All MEPs questioned by EURACTIV believe that their budget is sufficient.

Corinne Lepage says that “the voting lists of plenary sessions, like many debates, sorely test my colleagues, who verify every voting list. However, I believe that if the team is truly dedicated to parliamentary activity, the current budget is sufficient to ensure a thorough job. I do have a regret in relation to the minimal resources of committee secretariats, which are hugely important colleagues, and cannot report on certain matters due to the lack of technical means. I am thinking in particular of two scientific persons, who sit in the committees that I chair.”

Only Sophie Auconie believes that the “human resources budget” could be greater.

“I believe that the human resources budget is not sufficient, considering the colossal workload required in publishing a report and, more generally speaking, the entirety of legislative work. Indeed, the investigative and informative work they carry out, which enables us to ratify amendments with full knowledge of the facts, is a hefty task. When compared to the means available to American parliamentarians for example, or even to those available to the European Commission or the Council, our ‘legislative partners’, I believe that the funds provided to MEPs is insufficient.”

Total: between €30,000 and €40,000 depending on their parliamentary activity

In total, the costs of an MEP changes depending on their activity, attendance and number of trips. For example, Cypriot MEPs cost relatively more than French MEPs, due to reimbursements of transport. However, they attend parliament in Brussels and Strasbourg less than other European counterparts. The average cost of an MEP is somewhere between €30,000 and €40,000 per month.

In France, the budget for members of parliament is virtually the same. With a gross wage of €7,100 per month, general allowances equal to €5,770, funds to remunerate assistants and workers of €10,000, and the “parliamentary reserve” allocated to their party and constituency of €13,000; French members of parliament cost the public €35,000 per month.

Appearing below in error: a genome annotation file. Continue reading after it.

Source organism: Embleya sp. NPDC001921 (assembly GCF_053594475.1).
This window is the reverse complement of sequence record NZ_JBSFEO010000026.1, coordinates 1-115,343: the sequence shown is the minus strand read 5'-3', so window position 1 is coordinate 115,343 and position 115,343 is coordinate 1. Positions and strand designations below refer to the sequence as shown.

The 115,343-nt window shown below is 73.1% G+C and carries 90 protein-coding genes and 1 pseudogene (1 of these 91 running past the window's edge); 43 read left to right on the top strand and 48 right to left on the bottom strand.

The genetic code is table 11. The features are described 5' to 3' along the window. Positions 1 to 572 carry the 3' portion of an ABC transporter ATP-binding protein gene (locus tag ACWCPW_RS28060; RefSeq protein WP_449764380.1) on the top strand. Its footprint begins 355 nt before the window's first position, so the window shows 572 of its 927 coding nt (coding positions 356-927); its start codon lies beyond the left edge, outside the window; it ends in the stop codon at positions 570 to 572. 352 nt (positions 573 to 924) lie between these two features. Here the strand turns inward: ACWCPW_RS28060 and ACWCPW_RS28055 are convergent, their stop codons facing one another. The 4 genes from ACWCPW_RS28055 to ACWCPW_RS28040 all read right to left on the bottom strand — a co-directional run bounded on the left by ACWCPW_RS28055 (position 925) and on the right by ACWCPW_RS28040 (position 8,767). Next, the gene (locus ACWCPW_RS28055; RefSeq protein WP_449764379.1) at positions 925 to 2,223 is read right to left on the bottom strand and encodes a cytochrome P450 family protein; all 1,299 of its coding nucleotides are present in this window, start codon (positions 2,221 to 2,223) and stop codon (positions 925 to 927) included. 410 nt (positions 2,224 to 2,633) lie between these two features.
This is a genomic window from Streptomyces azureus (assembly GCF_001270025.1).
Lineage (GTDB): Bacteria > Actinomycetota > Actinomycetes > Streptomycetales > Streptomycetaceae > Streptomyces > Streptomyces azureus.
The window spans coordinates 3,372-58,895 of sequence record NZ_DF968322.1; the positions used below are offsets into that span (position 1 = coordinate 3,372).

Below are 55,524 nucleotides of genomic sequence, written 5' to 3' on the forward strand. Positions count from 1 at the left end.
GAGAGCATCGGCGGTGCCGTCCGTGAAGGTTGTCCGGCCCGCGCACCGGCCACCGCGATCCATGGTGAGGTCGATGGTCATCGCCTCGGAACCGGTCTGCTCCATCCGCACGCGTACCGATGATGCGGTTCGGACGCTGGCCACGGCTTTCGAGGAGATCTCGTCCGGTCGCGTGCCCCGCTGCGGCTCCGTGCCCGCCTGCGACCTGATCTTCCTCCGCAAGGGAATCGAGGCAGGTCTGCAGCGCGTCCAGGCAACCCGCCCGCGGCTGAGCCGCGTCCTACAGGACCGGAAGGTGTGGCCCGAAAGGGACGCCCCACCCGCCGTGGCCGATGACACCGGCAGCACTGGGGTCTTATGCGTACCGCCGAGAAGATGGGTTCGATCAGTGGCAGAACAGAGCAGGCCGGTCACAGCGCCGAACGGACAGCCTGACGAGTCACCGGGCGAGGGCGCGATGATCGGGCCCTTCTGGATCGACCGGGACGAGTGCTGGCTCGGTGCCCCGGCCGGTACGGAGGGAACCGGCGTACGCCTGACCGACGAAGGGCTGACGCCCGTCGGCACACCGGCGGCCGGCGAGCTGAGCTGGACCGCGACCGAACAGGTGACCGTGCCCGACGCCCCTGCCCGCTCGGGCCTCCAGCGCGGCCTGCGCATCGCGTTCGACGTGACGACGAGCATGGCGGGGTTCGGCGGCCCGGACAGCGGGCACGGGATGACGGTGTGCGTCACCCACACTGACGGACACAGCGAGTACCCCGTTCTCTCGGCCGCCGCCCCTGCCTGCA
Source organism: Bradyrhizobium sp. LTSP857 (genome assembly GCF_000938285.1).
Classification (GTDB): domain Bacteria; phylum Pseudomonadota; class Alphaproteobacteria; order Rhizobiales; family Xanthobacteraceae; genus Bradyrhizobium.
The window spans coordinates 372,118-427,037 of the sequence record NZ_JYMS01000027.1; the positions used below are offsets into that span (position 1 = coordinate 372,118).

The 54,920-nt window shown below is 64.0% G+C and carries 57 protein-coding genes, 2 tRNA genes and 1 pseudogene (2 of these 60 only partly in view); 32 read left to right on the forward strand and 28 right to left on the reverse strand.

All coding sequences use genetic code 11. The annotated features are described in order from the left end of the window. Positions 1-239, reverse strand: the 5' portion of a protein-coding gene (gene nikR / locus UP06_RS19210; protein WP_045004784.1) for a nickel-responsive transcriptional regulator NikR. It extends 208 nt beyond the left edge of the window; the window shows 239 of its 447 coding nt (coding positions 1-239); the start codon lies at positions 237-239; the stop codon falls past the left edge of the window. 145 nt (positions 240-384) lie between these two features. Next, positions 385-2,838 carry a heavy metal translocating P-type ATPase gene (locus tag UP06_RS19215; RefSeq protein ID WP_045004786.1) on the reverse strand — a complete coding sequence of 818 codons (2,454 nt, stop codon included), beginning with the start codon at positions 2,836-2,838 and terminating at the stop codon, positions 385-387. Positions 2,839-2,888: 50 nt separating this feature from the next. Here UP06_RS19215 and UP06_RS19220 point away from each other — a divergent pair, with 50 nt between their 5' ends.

Questioning the profitability of MEPs

According to a study carried out by the London School of Economics, the remuneration of MEPs does not necessarily have a direct influence on the quality of their work. On the contrary, in certain cases their involvement can be inversely proportionate to their remuneration.

Parliamentary work varies greatly on the national and the European level. However, proof of their work is clearer at a European level, thanks to the transparency of European institutions. Indeed, all debates, questions and reports can be found on the internet. Many MEPs do more work than their colleagues in national parliament. For example, one third of French legislation, and half of Polish legislation, come directly from European law.

In less than two months, 500 million Europeans will be tasked with choosing their representatives in the European Parliament and define the political direction of the Union. But for the first time, they will also indirectly choose the person who will lead the European Commission, the EU executive, for the following five years.

Faced with allegations that the European institutions lack democratic legitimacy, policymakers have been trying to make the case that “this time it’s different”.

  • 22-25 May 2014: European elections will determine the MEPs who will decide whether the cap on allowances remains